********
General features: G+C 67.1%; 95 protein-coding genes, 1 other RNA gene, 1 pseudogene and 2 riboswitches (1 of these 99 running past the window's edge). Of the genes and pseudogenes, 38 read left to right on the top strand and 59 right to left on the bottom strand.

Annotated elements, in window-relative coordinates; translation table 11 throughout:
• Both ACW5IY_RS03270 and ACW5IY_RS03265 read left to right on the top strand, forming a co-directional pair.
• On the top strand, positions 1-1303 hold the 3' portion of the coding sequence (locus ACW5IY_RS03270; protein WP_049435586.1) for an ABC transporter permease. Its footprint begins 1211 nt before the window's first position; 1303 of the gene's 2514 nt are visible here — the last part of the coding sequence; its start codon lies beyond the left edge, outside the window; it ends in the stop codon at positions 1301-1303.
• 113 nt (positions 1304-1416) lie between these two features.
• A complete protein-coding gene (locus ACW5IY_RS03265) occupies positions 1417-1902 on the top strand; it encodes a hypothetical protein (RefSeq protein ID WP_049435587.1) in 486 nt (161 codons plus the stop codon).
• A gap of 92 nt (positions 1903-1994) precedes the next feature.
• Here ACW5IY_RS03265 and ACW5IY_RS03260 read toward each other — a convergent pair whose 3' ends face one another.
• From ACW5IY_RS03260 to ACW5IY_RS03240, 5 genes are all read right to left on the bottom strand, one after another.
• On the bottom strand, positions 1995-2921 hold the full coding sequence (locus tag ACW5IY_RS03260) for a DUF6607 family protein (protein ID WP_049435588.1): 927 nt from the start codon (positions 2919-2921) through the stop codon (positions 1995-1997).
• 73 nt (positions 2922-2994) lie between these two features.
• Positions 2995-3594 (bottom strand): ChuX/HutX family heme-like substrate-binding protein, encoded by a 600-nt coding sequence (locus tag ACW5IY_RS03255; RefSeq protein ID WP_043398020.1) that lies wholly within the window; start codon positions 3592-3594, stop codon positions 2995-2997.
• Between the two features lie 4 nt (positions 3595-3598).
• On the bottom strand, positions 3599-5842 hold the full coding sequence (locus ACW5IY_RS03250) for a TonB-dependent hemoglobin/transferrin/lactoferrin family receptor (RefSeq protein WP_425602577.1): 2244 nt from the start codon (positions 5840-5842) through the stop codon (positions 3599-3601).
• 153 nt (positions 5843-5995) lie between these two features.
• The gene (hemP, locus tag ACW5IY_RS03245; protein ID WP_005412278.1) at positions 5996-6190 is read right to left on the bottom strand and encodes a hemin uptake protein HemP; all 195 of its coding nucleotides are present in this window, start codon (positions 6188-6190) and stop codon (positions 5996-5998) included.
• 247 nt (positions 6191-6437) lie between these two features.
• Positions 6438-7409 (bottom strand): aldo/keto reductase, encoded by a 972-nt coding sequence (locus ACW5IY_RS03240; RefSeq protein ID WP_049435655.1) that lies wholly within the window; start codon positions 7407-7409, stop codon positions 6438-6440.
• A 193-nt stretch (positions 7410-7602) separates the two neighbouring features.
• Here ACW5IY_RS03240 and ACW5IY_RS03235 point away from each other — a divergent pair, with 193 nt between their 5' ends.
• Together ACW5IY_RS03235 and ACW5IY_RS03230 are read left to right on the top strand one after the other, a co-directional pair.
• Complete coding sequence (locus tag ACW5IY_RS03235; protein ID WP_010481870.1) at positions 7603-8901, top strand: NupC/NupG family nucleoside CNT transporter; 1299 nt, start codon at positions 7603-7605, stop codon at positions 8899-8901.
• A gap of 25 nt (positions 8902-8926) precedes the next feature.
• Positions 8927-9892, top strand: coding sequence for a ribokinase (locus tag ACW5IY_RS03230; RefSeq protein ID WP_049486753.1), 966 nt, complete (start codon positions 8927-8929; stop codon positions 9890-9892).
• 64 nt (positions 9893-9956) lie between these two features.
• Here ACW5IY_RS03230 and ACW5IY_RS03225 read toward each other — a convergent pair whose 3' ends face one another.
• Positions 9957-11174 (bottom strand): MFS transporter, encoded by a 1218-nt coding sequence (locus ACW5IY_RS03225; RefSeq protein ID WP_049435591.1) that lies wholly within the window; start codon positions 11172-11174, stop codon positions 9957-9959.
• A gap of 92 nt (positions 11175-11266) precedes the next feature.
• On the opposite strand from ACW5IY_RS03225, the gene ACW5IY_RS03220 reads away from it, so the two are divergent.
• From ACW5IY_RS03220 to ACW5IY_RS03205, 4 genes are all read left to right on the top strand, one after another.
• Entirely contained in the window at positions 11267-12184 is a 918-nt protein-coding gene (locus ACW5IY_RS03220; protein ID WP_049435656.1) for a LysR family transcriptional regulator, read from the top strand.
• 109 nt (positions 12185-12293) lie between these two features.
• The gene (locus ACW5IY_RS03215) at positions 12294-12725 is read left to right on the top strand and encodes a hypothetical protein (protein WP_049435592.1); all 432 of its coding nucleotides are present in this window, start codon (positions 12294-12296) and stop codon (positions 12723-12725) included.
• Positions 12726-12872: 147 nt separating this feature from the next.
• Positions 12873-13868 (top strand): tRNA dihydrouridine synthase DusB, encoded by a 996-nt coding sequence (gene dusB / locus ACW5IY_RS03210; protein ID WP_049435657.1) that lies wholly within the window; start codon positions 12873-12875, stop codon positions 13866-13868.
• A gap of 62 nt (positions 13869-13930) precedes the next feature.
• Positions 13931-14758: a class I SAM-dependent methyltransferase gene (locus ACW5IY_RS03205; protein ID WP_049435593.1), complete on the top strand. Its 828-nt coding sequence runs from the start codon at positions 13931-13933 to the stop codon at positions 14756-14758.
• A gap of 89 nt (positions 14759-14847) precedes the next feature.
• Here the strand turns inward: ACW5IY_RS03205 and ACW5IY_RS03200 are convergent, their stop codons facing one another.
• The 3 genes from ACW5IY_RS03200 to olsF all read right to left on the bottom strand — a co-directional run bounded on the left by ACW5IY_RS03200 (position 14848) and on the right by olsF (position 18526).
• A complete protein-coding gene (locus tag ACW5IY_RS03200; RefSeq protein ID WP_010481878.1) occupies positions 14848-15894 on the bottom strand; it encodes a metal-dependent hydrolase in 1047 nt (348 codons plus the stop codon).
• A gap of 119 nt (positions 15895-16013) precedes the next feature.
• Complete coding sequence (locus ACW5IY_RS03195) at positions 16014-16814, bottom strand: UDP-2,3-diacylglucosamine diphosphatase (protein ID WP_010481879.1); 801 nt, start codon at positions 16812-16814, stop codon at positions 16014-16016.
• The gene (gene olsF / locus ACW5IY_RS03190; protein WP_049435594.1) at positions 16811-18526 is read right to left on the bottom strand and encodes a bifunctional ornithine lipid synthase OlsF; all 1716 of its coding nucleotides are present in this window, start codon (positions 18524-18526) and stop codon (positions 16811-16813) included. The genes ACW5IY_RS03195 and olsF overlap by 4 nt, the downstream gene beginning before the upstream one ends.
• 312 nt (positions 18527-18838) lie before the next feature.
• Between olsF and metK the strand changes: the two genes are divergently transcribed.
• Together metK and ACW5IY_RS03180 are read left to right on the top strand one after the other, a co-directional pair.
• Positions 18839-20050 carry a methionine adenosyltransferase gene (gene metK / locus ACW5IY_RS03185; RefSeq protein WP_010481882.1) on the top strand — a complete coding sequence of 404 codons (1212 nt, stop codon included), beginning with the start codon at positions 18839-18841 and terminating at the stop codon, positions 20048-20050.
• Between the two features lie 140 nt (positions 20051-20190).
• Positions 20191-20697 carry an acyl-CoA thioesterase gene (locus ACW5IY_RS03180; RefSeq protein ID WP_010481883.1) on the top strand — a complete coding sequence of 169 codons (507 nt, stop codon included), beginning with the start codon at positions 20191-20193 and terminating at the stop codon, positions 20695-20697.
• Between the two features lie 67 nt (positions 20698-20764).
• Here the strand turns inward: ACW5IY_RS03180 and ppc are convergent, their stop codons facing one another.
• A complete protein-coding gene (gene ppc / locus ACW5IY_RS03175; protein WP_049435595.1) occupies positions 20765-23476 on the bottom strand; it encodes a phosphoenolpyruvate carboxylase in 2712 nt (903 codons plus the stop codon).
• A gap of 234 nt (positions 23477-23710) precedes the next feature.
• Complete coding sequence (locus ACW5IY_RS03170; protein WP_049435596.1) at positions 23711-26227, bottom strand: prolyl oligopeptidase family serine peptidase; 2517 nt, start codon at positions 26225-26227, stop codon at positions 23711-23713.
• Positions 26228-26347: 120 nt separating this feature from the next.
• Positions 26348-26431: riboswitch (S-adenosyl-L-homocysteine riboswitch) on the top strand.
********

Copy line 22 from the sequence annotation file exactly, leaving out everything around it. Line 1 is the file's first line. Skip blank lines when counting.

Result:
• Complete coding sequence (locus tag ACW5IY_RS03235; protein ID WP_010481870.1) at positions 7603-8901, top strand: NupC/NupG family nucleoside CNT transporter; 1299 nt, start codon at positions 7603-7605, stop codon at positions 8899-8901.